While most kids unwrapped their presents on Christmas Day, some 500 kids received a bonus gift two days later by attending the 2006 Bill Self Basketball Clinic.
The annual holiday youth clinic ranged from third to eighth-graders, with both boys and girls attending. The campers were instructed by Kansas basketball players, coaches and staff.
Because of the high number of participants, the Horejsi and Robinson gymnasiums were also used. The kids worked on the basic fundamentals of basketball by participating in nine different areas, including shooting, dribbling, footwork, layups, defense, ball handling and passing.
Aubrey Del Vecchio attended the clinic for the first time and enjoyed the event.
"It was a lot of fun," she said.
Del Vecchio said she enjoyed the shooting drill, where KU assistant coach Kurtis Townsend instructed the kids to keep their elbows in tight so they would have good form when shooting the ball.
While Del Vecchio had fun shooting the ball, she also had fun at the other stations. She threw several nice bounce passes to her partner at the passing drill and chopped her feet and yelled out "Defense!" during defensive drills.
Del Vecchio mingled with her favorite player, Mario Chalmers and later, got many autographs from some other KU players.
Sophomore center Matt Kleinmann said he remembered coming to his first Kansas basketball holiday clinic in junior high.
"I was probably a little more competitive than everybody else, and probably a foot taller," Kleinmann said. "But I had fun with it."
Prior to the start of the clinic, Kleinmann challenged six of the campers to a little game of basketball. After some fancy dribbling by Kleinmann, he weaved through the defense for an easy score.
But on the next possession, with kids wrapped around both his feet and two more on his back, Kleinmann was overmatched and unable to get up a shot.
Kleinmann said he had fond memories like that at camp as a youngster, which made his break from school lots of fun.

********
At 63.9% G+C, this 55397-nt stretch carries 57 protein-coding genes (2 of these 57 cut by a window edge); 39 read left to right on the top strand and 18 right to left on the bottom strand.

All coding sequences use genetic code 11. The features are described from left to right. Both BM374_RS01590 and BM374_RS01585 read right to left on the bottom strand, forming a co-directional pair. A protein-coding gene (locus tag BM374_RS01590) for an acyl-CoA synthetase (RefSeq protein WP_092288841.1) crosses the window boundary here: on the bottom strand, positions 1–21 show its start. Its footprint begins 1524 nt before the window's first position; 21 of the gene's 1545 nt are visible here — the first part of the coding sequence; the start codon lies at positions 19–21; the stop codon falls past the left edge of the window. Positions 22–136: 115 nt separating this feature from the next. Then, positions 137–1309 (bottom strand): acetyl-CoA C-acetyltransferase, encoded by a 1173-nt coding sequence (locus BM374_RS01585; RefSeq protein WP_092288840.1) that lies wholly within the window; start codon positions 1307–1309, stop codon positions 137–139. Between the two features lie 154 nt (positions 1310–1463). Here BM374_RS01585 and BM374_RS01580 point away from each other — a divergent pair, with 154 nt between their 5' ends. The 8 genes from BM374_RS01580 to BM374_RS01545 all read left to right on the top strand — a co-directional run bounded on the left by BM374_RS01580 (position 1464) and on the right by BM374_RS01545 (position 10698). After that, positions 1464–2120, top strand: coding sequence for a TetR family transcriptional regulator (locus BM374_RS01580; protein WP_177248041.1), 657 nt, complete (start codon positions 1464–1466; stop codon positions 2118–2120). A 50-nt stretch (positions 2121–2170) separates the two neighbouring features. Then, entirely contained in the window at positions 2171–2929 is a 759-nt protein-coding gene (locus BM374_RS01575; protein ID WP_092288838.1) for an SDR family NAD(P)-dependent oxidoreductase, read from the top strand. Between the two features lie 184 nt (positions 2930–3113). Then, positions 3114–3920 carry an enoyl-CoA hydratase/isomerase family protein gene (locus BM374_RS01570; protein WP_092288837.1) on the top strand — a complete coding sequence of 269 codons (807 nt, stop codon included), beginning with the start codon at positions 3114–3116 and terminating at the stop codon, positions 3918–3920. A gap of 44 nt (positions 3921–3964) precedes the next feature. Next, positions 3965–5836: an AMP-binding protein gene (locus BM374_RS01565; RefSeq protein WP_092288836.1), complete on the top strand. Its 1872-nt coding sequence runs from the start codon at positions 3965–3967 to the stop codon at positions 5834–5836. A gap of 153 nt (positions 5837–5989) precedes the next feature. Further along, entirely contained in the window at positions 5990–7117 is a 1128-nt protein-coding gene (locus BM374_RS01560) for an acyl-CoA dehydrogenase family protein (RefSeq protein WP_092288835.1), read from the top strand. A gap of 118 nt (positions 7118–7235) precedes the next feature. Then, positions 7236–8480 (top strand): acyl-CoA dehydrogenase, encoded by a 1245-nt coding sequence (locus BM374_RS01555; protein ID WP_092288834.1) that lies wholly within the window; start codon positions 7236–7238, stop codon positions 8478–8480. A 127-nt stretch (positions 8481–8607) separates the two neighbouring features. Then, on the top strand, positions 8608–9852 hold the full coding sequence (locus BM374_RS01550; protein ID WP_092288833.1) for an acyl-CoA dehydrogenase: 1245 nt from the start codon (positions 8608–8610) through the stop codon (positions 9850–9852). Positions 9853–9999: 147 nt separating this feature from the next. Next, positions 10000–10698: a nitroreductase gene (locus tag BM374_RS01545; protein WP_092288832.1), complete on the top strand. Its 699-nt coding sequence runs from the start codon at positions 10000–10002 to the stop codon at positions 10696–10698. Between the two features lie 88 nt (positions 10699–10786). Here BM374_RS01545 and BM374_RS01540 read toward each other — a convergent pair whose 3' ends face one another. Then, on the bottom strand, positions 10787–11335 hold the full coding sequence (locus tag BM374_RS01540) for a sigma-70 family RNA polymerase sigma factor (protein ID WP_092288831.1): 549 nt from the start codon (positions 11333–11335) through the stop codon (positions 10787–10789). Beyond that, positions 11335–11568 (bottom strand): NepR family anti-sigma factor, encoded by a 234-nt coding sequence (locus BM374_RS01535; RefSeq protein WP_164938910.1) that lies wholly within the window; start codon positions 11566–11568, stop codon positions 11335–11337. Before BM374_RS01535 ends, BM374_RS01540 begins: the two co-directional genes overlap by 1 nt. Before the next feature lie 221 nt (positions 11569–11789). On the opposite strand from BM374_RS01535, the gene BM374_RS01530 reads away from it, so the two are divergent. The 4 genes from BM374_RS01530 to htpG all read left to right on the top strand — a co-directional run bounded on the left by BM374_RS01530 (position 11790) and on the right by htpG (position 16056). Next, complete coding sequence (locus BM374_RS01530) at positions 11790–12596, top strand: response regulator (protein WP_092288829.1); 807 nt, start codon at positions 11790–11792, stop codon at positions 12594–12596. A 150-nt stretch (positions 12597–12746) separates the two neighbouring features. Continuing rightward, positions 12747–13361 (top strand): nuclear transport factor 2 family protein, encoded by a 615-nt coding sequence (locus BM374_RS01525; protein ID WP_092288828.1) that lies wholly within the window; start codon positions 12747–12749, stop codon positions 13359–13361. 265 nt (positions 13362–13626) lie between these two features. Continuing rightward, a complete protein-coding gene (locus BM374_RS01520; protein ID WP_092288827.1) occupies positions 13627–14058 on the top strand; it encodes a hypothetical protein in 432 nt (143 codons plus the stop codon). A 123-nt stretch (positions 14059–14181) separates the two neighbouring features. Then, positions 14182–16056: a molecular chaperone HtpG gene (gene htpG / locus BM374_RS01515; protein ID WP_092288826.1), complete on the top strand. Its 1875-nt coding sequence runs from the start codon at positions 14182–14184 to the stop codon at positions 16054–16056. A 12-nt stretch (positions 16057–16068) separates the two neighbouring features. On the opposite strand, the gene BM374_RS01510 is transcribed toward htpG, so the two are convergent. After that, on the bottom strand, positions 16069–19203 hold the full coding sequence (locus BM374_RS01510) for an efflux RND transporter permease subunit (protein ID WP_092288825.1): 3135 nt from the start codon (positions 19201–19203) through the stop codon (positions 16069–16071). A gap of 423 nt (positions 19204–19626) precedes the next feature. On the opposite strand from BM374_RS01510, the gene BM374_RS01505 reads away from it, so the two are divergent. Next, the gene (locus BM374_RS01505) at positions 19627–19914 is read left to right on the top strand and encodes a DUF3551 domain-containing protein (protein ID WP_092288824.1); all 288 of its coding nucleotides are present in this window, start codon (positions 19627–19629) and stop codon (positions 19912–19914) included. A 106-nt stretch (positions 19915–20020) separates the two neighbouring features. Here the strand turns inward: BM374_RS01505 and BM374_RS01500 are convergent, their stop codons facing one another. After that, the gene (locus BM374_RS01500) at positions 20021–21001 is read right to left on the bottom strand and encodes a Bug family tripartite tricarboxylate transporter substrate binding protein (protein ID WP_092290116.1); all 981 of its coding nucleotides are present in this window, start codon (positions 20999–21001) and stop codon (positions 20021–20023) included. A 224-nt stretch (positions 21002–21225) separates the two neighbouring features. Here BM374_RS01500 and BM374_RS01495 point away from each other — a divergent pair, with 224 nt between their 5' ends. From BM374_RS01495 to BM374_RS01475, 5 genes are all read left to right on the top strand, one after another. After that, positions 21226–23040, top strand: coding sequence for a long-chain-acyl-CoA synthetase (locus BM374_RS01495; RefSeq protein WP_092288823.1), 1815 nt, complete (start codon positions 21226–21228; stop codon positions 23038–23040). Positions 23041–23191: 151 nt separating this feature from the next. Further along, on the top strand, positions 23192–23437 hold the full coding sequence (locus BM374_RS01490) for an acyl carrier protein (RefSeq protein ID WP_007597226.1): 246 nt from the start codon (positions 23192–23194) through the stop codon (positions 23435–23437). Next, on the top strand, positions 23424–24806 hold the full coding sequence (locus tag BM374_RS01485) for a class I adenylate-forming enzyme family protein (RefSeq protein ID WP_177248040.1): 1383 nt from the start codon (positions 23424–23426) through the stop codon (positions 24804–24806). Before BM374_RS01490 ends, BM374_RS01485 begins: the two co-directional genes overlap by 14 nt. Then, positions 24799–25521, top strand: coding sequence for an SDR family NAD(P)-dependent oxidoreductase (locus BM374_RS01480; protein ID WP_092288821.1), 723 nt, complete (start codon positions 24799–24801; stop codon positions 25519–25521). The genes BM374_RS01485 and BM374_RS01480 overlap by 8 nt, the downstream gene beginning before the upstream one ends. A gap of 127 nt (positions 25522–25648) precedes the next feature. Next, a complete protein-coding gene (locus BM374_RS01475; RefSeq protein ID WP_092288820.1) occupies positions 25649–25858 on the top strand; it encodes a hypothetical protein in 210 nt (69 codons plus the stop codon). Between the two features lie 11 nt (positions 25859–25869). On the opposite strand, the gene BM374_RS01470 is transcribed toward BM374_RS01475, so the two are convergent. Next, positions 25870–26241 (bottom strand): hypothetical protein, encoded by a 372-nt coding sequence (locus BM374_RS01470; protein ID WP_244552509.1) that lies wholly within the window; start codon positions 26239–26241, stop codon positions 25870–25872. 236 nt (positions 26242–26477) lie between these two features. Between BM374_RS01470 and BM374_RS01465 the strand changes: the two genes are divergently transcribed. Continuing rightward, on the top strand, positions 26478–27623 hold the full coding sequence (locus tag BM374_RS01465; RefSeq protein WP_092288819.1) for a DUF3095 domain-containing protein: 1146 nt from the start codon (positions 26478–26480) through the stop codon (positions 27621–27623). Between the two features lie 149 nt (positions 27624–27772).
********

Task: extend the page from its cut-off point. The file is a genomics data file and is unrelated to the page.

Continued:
"I just remember having fun, making your winter break really fun," he said.
Another KU player who had a great time at the clinic was 6-foot-11 junior center Sasha Kaun, who towered over the kids and instructed them on how to make a layup.
"Some of them come up and they're like 'Oh, he's so tall,'" Kaun said.
Kaun told the kids to take two steps and lay the ball gently off the glass. But that was much easier for Kaun to do, considering his two steps were the equivalent of four youth steps, and he was taller than the lowered basket, which made it just a tad easier for him to make layups.
"I always like working with little kids and stuff," Kaun said. "It's always fun. I like making them happy."
Like Kaun, another person who has brought smiles to many Kansas fans for the past few years is head coach Bill Self.
Self thought the attendance at the clinic was probably the biggest since he's been at Kansas, but unfortunately it created one little problem.
"Today there was such a big turnout that not all the kids were able to get all the autographs," Self said. "But it's the best way that we know the kids in the community can touch the players, except for camps in the summer."
While the summer camps are held in June for five days a week for two weeks, Self said the few hours the kids spent at the holiday clinic just wasn't enough time for the participants to improve their skills a lot. But he thought the clinic was a success and it could encourage the kids to play basketball.
"This little clinic isn't gonna guarantee a young player becoming a good player, but hopefully it gets them excited about ball," Self said. "And if they get excited about ball they'll work a lot harder at it. I think it was good for all kids at that young age."